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At one of my other blogs I have been participating in a book review round up for children's nonfiction for a number of years called Nonfiction Monday. The organizer, Anastasia Suen, has recently changed the format so now all the reviews are posted Mondays on the new Nonfiction Monday blog. Today I thought I would participate here at Growing with Science with a review of a picture book about Pluto. If you are interested in children's nonfiction, you might want to go visit the blog and see what interesting books other bloggers have found.


With the the change in 2006 from having nine planets in the solar system to only eight, children may be wondering what happened to Pluto. Why isn't it a planet any longer?  Pluto's Secret: An Icy World's Tale of Discovery by Margaret Weitekamp, with David DeVorkin, and illustrated by Diane Kidd uses a whimsical approach to explain the discovery of Pluto, its history and how scientific classifications change as we uncover more information about the world around us.


The premise is that Pluto has a secret, which is that it isn’t a planet but part of a different phenomenon altogether. The cartoon illustrations of a smiling Pluto reveal right away that this isn't going to be a deeply serious nonfiction book. The lighthearted tone of the text confirms that this is meant to be a fun, entertaining look at what happened. That doesn't mean that the information is lightweight, however, because the book is published in association with Smithsonian's National Air and Space Museum where the authors and illustrator work. It is well written and has a good amount of depth.

What did happen to Pluto? In a nutshell, astronomers found a group of objects that also orbit around the sun near Pluto. Together they form what is called the Kuiper belt. Many of these newly discovered objects are nearly as large as Pluto, and one, Eris, was actually thought to be larger than Pluto. Eris would have been the 10th planet in the solar system, except in 2006 astronomers sat down and decided to set a strict definition of what a planet should be. As a group they decided that a planet has to orbit the sun, have a rounded shape, and also to have a clear orbit of its own. Pluto and the other members of the Kuiper belt fail the last criterion. Therefore, they are now called "dwarf planets." Because they are for the most part orbiting beyond Neptune, they are also called "trans-Neptunian objects." The only dwarf planet the orbits nearer to the Sun than Neptune is Ceres, which is found in the asteroid belt between Earth and Mars.


This illustration (from NASA) shows some of the best known objects in the Kuiper Belt in comparison to Earth. It was labeled before the objects got their official names, which are:

Top row (left to right): Eris and its moon, Dysnomia (not "Xena"); Pluto and Charon; and Makemake.

Bottom row (left to right): Haumea and its moons; and Kuiper Belt Objects Sedna and Quaoar.

Back to the book, Pluto's Secret is a lively introduction to the the history of Pluto and how science works. It definitely would be a useful resource for a unit on the solar system or to accompany a trip to an air and space museum.

Age Range: 5 - 9 years
Hardcover: 40 pages
Publisher: Harry N. Abrams (March 12, 2013)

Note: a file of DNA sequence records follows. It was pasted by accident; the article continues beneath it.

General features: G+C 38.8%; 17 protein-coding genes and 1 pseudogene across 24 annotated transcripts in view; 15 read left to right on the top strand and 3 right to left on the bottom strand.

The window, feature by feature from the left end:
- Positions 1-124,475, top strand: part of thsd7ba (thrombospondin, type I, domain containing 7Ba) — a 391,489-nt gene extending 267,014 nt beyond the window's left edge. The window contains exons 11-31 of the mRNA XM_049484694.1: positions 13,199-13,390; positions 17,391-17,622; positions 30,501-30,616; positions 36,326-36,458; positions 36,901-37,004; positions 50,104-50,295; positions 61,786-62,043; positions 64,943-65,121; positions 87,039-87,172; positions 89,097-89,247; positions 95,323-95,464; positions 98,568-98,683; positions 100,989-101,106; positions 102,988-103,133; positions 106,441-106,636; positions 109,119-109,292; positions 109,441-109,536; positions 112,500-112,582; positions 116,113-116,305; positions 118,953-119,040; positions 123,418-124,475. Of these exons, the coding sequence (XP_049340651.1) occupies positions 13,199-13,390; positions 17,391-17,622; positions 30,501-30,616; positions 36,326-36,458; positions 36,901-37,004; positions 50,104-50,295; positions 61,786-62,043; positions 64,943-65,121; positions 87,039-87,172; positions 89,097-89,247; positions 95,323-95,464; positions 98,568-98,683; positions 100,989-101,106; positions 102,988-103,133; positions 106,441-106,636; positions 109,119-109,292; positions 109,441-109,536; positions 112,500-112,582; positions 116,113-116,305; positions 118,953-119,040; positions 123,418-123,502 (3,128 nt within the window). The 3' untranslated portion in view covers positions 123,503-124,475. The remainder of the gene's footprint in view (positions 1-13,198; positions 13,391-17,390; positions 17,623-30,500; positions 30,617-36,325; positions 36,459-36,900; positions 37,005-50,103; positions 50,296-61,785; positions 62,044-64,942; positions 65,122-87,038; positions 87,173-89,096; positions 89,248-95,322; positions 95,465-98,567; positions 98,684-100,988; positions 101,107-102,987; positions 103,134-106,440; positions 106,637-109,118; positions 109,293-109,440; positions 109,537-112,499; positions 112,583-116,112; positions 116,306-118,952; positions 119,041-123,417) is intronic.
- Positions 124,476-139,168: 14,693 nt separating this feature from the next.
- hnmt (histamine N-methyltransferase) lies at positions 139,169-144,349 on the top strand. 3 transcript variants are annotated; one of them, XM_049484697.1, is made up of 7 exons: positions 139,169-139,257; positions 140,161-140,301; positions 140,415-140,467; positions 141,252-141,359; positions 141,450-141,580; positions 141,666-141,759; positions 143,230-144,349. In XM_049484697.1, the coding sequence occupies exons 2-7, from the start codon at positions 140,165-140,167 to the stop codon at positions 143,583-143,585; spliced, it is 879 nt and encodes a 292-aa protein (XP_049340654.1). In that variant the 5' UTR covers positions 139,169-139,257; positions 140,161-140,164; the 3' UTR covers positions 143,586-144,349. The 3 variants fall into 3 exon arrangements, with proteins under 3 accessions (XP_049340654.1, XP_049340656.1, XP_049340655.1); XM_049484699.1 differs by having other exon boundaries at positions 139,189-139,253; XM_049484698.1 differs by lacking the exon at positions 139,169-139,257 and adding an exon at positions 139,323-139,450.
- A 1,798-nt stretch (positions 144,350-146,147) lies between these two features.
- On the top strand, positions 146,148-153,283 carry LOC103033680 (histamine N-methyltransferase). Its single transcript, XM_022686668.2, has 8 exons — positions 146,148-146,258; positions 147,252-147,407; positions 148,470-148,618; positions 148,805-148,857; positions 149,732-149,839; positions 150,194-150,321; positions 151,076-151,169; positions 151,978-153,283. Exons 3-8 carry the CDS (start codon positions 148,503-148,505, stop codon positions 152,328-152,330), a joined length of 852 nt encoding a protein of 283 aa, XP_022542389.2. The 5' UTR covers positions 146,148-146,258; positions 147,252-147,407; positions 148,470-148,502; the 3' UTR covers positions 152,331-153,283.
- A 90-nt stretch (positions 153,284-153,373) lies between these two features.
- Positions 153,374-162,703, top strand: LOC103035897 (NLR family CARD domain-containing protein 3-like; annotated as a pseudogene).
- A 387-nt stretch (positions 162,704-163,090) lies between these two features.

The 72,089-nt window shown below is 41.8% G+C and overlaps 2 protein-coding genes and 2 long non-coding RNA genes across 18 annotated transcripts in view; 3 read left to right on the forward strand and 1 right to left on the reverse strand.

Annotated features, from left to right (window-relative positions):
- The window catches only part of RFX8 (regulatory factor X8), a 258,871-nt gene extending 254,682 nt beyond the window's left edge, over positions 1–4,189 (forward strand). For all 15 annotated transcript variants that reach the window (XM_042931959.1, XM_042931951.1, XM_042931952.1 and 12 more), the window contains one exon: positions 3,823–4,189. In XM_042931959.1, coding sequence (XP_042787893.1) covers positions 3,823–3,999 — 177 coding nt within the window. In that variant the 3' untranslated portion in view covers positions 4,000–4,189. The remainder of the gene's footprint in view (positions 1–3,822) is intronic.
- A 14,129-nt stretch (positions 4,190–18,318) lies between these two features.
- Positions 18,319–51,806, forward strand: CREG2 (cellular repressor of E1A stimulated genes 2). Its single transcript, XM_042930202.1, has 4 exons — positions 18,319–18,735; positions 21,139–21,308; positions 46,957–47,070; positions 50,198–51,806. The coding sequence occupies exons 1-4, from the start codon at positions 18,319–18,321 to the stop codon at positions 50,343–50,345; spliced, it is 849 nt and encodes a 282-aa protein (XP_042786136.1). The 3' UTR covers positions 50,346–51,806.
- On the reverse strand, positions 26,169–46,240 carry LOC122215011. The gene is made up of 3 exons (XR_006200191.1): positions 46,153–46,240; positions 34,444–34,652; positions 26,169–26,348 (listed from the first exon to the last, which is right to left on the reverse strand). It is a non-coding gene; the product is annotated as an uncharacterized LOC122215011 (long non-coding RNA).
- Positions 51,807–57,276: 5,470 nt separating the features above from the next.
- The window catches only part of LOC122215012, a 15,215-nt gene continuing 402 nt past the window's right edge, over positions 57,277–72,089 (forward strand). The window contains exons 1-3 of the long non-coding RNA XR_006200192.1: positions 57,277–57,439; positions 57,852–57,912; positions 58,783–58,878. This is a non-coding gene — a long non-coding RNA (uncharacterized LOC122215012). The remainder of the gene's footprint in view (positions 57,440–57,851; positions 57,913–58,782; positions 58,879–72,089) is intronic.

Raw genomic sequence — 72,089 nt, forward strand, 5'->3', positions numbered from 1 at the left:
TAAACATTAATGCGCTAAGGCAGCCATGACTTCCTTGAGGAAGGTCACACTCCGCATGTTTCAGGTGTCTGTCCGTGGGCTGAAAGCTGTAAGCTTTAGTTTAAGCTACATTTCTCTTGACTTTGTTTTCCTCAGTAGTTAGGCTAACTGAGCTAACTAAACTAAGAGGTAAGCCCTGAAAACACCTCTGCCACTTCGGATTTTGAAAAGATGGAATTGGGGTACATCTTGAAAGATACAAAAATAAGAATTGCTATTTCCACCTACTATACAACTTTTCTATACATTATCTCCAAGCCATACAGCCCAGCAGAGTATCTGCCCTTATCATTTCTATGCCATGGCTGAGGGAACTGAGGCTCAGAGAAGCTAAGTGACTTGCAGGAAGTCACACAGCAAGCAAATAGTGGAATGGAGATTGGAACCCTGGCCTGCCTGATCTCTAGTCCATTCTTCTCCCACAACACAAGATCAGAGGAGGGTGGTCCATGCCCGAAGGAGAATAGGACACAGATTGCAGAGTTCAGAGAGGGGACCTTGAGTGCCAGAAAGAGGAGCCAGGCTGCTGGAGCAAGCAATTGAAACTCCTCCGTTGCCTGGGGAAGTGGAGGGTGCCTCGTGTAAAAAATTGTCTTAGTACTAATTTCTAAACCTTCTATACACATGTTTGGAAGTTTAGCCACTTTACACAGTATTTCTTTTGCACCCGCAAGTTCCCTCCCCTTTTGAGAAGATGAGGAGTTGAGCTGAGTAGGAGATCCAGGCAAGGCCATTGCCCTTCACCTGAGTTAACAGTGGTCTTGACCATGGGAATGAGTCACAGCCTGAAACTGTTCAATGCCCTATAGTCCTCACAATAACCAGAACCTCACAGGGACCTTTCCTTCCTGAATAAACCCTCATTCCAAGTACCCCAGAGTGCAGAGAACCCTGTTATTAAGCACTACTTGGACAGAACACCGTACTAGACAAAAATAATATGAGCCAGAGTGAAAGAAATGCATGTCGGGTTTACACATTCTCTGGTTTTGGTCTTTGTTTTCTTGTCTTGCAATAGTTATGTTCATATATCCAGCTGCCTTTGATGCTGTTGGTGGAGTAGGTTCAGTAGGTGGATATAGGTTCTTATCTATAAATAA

Language: English
ISBN-10: 1419704230
ISBN-13: 978-1419704239

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This week for Meet A Scientist Monday let's take a look at a book that introduces us to ten women scientists.

Super Women in Science by Kelly Di Domenico contains the biographies of women scientists who made outstanding contributions to their fields of study. Starting with the tragic story of Hypatia, born in the year 355, through the first African-American woman in space, Mae Jemison, this book briefly summarizes the lives of women in the light of the times in which they lived. Each chapter summarizes the life of a single woman, listed in chronological order.super-women-in-science

Some of the women, like Rachel Carson, are household names. In other cases the author has chosen a less well-known scientist. For example, instead of a biography of primatologist Jane Goodall, Di Domenico introduces us to Birute Galdikas, a woman who studies orangutans in a similar ground-breaking way that Goodall studies chimpanzees. It is fun to learn about someone new.

Most of the women had to struggle against bias to continue working in science. For example, Maria Goeppert-Mayer won the Nobel Prize in 1963 for physics, but had to work as a volunteer because no university would hire her early in her career. Hearing the same setbacks due to gender bias again and again is a bit disheartening, but it does reflect the realities of the times.

Part of the high-quality Women's Hall of Fame Series, this particular volume does have a few minor flaws. For example, in the second chapter on fossil-hunter Mary Anning, some of the scientific names are not properly capitalized. The list of sources in the back, however, are extremely helpful for children who get excited about the life of one of these women and want to find out more.

Super Women in Science is likely to be inspiring not only children interested in science, but also those interested in history. Although listed as a middle grade book, I think older children will also find it useful.

Reading level: Ages 9-12
Paperback: 102 pages
Publisher: Second Story Press (January 1, 2001)
Language: English
ISBN-10: 1896764665
ISBN-13: 978-1896764665


This post was prepared for Nonfiction Monday, a blogging celebration of nonfiction books for kids. (I usually participate in this carnival at my Wrapped in Foil blog.) For more information, stop by Anastasia Suen's Nonfiction Monday page. This week's carnival is at Bookish Blather.

Thanks to the publisher for providing this older book for review.